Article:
Simple obstructions may be physical (something in the way) or functional (not moving despite no physical obstruction, eg due to neurotransmitter issues or other problem). Intestinal distension occurs secondary to the obstruction or lack of motility.  Gas, fluid and ingesta increase proximally to obstruction. This distension can compress intestinal veins and capillaries. Edema occurs due to increased capillary filtration. Distension pressures of 25cm H20 for 120 minutes can cause jejunal damage with adhesions possible due to the damage. Motility initially increases proximal to obstruction. As distension increases, spasms develop causing intermittent pain. Prolonged distension leads to  continuous pain due to stimulation of stretch receptors.

The specific pathology that results depends upon the site of the obstruction.

Examples : large colon impactions, enterolithiasis

Small intestinal obstruction

  • Reflux due to fluid buildup in the stomach. Horses do not vomit. If gastric decompression isn’t performed via nasogastric intubation, the stomach will rupture.
  • Electrolyte abnormalities and dehydration due to increased secretions
  • Tachycardia due to dehydration
  • Pain due to intestinal distension and spasms. Pain gradually worsens.        

Large intestinal obstruction

  • Bloat due to gas buildup.
  • Dehydration due to altered water resorption.
  • Pain due to intestinal distension and spasms. Pain is generally mild but gradually worsens.
  • Impaction due to buildup of ingesta and removal of water from the ingesta.

 Cecal obstruction

  • Bloat due to gas buildup.
  • Dehydration due to altered water resorption.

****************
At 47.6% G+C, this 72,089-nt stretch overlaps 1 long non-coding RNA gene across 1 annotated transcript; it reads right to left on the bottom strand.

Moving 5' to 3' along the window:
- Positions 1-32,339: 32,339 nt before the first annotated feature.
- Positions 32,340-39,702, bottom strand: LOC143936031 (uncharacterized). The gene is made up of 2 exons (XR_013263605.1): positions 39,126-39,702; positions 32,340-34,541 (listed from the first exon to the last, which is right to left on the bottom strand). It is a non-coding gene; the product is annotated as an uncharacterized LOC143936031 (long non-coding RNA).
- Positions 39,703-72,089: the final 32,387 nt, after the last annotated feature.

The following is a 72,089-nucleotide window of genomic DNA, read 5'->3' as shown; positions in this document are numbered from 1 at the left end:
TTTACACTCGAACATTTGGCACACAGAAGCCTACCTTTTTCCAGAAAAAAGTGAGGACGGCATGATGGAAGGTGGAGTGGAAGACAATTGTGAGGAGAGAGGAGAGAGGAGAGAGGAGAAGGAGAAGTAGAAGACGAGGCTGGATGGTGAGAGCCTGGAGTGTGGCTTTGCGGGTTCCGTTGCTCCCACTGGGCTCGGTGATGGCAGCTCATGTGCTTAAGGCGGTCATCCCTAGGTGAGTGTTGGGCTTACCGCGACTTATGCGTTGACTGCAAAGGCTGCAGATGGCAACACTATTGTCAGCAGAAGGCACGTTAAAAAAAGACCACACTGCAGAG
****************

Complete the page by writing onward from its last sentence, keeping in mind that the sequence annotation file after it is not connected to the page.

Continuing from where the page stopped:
• Pain due to intestinal distension and spasms. Pain is generally mild but gradually worsens over several days.
  • Impaction due to buildup of ingesta and removal of water from the ingesta.

Small colon obstruction

  • Pain  – more severe than large intestinal obstruction due to more rapid distension
  • Reflux is possible. Duodenal compression? Gastrocolic reflex?
  • No bloat.

Non-strangulating lesions carry a better prognosis than strangulating lesion due to less toxemia and fewer complications.

Inflammatory conditions

Intestinal inflammation causes hyperplasia and hypertrophy in smooth muscle. This may cause ileus due to alterations in neurotransmitter function. Infectious agents often lead to secretory response and may also damage the absorptive capabilities of the gut.

Inflammation in the small intestine often leads to hypoproteinemia due to leakage of protein (loss) and less absorption through the villi due to the greater diffusion distance between the nutrients and capillaries. Horses may have weight loss and ventral edema.

Inflammation in colon (colitis) leads to mucosal permeability and signs of endotoxemia, especially tachycardia, shock, changes in mucous membrane color, and fever. Ulcerations can cause colic signs.

Inflammation also alters ability of gut to protect self from intestinal contents. Overwhelming gut inflammation can lead to systemic inflammatory response syndrome (inflammation in other organs).

Examples : equine proliferative enteropathy (Lawsonia), right dorsal colitis, Salmonellosis

Nonstrangulating infarctions

With nonstrangulating infarctions, the intestine is devitalized but no twist or entrapment is present. These conditions are less painful than those involving intestinal distension and entrapment until secondary distension develops. Toxemia leads to tachycardia and depression. These generally carry a very poor prognosis!

Examples : mesocolon tear, intestinal infarctions from Streptococcus equi infections or large strongyles (this may become a problem again with increasing anthelmintic resistance)


Lawsonia intracellularis and Equine Proliferative Enteropathy, 2014 VCNA

Nonsteroidal anti‐inflammatory drug associated right dorsal colitis in the horse, 2015 EVE



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Large Animal Surgery - Supplemental Notes Copyright © by Erin Malone, DVM, PhD is licensed under a Creative Commons Attribution-NonCommercial 4.0 International License, except where otherwise noted.